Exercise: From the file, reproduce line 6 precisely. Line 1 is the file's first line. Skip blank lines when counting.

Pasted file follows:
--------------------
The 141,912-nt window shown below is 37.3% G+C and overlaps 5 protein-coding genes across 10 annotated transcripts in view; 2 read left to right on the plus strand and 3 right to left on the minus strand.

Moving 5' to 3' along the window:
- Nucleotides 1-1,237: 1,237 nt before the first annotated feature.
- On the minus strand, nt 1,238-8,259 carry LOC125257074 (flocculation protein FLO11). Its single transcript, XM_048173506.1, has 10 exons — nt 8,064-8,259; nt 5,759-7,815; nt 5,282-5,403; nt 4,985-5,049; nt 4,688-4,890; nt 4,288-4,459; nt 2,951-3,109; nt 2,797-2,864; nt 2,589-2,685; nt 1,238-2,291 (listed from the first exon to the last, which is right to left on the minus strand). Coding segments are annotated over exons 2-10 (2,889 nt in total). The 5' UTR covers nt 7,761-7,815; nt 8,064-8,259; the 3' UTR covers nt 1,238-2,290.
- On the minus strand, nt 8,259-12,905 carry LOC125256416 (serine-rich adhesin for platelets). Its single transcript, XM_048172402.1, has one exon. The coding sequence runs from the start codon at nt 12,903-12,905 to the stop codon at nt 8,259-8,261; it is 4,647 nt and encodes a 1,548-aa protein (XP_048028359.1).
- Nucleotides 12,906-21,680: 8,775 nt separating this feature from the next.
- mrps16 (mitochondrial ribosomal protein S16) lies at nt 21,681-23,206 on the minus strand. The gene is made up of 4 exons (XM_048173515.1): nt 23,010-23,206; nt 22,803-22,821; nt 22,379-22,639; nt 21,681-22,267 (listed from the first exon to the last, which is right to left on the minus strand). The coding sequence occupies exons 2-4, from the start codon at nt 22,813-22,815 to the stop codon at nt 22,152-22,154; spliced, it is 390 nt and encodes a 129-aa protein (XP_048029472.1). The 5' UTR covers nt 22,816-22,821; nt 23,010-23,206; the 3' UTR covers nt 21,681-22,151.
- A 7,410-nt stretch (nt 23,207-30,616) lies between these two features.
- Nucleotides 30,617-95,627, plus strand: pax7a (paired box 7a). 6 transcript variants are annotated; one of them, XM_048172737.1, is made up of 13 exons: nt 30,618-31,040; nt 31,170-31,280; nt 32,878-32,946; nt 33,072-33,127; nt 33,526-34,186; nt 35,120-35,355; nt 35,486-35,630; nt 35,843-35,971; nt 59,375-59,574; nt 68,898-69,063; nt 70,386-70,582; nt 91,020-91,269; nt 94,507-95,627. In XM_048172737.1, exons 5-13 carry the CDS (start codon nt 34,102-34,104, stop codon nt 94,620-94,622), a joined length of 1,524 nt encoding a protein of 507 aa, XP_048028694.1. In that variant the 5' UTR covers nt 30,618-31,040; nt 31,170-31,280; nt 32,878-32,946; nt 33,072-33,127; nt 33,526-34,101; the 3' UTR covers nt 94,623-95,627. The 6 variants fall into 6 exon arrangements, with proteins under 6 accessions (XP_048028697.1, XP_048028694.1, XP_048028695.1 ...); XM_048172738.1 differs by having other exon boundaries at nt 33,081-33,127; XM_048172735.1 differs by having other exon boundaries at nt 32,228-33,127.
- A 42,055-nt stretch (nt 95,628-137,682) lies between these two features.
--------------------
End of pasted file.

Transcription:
- Nucleotides 12,906-21,680: 8,775 nt separating this feature from the next.